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Kealy Dedman

Understanding the impact that engineers have on the quality of life in society was what convinced me to complete my first degree in biology in three years and apply to a Civil Engineering program.

Kealy Dedman leads effective engineering teams and innovative projects that result in sustainable infrastructure for communities. With almost 20 years of engineering experience, Kealy is well suited for her current role as General Manager, Engineering Services/City Engineer with the City of Guelph. Previously, she held several different positions with the City of Mississauga in the Transportation and Works Department. She also spent a year with the Credit Valley Conservation Authority to provide expertise in the design and development of key environmental initiatives. Prior to joining Mississauga, Kealy was a Water Resources Design Engineer in the private sector.

Also a Dean’s Scholar, Kealy holds a Bachelor of Science in Civil Engineering, along with Bachelor of Science in Biology from Queens University. In addition, she recently received her Masters of Public Administration degree from the University of Western Ontario.

Kealy is highly involved in many professional engineering and public works areas. She is currently appointed to the Board of Directors of the Canadian Public Works Association (CPWA). The eight‐member national Board represents public works professionals across the country and provides a forum for Canadians to promote investment in infrastructure, exchange information, and share public works skills, knowledge and technologies unique to Canada. Kealy is also a Past President of Ontario Public Works Association and is Chair, Ceremonies and Celebrations Committee for the American Public Works Association Congress in 2014. In addition, she is a past instructor of the Road Design and Construction (Contract Administration) course for the Ontario Good Roads Association.

Tell us a little bit about yourself, what is your current job?

In early 2014, I was recruited to the position of General Manager, Engineering Services/City Engineer for the City of Guelph. In this role, I provide long term direction and strategic orientation for the Engineering Department that is consistent with Guelph’s Corporate Strategic Plan. On a day to day basis, I demonstrate a positive leadership example and make recommendations for continuous improvement to position the department at the leading edge of design and construction of municipal infrastructure and facilities, infrastructure planning, transportation planning, development engineering and technical support services.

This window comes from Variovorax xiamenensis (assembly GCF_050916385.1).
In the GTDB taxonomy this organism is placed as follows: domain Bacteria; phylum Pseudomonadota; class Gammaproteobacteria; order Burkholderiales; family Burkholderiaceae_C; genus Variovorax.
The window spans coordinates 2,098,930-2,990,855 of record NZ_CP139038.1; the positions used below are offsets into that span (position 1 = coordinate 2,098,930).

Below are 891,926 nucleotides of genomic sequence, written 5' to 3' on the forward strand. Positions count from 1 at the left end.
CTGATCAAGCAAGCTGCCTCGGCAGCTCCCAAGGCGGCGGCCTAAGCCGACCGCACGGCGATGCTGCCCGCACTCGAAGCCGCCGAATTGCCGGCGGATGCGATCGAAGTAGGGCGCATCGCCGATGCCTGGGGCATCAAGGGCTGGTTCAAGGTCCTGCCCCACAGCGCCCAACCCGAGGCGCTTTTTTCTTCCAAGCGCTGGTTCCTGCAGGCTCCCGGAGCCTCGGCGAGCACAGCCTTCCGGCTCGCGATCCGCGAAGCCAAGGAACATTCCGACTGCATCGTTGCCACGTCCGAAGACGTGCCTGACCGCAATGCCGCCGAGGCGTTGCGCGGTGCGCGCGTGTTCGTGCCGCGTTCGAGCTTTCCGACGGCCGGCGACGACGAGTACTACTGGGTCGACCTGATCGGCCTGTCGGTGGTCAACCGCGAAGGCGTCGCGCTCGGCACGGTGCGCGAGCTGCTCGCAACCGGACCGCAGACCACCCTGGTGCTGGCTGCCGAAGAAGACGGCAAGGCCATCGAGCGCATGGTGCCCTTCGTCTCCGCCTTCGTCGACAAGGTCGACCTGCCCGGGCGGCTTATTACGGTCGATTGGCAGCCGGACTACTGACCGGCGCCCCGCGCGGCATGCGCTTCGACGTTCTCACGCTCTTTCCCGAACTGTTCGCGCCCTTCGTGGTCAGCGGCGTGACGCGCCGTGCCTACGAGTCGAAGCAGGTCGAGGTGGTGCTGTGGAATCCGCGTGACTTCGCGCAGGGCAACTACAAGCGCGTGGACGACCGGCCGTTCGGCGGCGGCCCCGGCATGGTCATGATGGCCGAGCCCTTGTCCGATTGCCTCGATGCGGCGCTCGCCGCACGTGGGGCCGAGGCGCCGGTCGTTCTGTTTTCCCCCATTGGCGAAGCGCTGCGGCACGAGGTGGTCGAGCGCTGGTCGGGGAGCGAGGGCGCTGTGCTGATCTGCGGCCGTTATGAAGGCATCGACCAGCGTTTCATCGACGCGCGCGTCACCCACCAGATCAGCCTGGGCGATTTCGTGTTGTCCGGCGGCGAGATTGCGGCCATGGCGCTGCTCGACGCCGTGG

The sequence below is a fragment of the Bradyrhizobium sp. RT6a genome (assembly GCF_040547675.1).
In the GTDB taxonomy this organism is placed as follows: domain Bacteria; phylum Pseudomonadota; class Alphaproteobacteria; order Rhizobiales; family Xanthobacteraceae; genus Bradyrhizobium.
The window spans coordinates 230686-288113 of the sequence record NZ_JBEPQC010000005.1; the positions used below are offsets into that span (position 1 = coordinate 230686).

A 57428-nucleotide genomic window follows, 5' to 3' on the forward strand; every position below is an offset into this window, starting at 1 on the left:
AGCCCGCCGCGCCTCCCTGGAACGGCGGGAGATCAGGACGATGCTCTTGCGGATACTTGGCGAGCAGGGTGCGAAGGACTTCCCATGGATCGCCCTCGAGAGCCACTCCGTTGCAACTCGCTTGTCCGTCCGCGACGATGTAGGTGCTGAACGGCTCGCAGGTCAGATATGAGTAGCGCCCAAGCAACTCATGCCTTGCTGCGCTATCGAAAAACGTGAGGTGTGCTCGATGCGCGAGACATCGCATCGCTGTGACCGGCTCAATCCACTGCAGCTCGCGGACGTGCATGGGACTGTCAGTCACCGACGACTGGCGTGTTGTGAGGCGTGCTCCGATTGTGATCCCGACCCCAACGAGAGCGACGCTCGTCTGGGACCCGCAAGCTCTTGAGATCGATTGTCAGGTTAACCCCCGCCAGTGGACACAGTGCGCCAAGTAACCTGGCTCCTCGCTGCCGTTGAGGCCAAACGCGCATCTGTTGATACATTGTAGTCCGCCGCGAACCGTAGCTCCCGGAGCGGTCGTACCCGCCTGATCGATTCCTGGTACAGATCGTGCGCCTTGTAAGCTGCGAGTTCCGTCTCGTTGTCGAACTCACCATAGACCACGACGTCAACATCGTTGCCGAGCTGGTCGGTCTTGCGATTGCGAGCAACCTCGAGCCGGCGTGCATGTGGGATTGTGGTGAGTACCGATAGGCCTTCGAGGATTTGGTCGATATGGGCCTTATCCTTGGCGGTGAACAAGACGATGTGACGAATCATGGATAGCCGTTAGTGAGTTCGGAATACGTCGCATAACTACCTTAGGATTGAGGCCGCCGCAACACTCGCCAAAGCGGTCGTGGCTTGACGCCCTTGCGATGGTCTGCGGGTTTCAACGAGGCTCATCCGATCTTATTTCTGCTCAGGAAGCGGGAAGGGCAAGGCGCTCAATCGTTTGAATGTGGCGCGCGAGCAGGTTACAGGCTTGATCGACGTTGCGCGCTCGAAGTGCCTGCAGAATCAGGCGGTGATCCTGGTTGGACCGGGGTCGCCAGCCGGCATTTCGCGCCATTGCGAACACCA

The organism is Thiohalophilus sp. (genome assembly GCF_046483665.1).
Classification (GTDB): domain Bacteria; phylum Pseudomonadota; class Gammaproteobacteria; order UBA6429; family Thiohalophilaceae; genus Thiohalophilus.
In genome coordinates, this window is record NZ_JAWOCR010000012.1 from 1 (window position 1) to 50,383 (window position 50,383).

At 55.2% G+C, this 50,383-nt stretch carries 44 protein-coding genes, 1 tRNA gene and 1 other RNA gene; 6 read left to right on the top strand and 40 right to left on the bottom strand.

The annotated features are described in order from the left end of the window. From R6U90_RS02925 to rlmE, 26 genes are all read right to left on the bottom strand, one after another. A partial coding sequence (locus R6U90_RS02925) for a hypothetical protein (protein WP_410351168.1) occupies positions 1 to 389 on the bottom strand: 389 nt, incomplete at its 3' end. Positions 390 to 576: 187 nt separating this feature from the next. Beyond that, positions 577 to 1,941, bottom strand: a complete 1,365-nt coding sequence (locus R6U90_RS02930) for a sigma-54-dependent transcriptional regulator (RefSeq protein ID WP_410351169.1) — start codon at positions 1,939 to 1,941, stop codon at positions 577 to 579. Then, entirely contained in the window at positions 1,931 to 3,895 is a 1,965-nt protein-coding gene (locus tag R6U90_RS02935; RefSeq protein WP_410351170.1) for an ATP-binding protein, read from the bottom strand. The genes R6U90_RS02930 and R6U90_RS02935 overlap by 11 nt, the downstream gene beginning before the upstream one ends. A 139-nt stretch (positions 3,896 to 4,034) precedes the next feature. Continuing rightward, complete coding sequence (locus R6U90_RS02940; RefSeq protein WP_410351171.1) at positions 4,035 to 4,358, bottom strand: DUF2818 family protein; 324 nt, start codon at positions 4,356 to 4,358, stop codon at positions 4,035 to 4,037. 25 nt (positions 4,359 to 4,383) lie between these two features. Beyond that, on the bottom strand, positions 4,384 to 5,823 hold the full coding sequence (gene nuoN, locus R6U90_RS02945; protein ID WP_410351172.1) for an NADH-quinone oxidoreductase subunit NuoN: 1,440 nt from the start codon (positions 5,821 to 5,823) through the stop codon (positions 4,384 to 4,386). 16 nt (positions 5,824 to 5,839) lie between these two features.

What made you want to pursue a career in engineering?

I took a detour route to eventually get to engineering, mostly because I didn’t know much about the profession before arriving at university. In my high school, any girls who excelled in math and science were encouraged to pursue a career in the medical field. As a result, I started university in a Science program. Once at university, I became fascinated by the projects in which my engineering friends were involved and by their future career opportunities. Understanding the impact that engineers have on the quality of life in society was what convinced me to complete my first degree in biology in three years and apply to a Civil Engineering program. It was a long road but, in my opinion, well worth the effort. Initially, I was able to combine my environmental and engineering background in the position of Water Resources Engineer. Over time however, my knowledge base expanded to include all aspects of municipal engineering.

What’s your favourite part of your job?

My career today in the public sector is challenging and very rewarding. As City Engineer, I oversee the design and construction of the infrastructure that my community is built upon and our engineering team takes great pride in the quality of work we do. I love solving complex challenges as they arise.

How do you celebrate National Engineering Month?

I strongly support efforts to engage future generations about the possibilities of engineering order to build awareness and excitement about the profession. In past years, I have celebrated national Engineering Month by participating in school visits that introduce children to the wonders of engineering. As a mom to a school aged son, I am hoping to visit his classroom over the next few years as well.

What advice do you have for young women who hope to pursue a career in your field?

In the municipal world, communication is paramount. Both learning and practicing excellent communication skills is essential to success in municipal engineering since you will have to translate technical thoughts into everyday language.

How would you describe the relationship with your mentor/mentee?

Although I have never been involved in a formal mentor/mentee relationship, I have had many informal mentors during my career. The informal mentors have always been someone that I respected and trusted, and did not appear to mind discussing issues with me. Typically, I attempted to work collaboratively with a mentor to solve a problem such that I approached them with a problem and potential solution for discussion. After talking through the problem and possible solutions, we would together select the preferred solution. I feel fortunate to have worked with supportive and encouraging people that have allowed me to grow professionally.

Through outreach and professional development activities, research, partnerships, thought leadership and online initiatives, we work with industry and academia to educate on the value of diversity for innovation, to inspire women to thrive and to celebrate the contributions of women in science and engineering.
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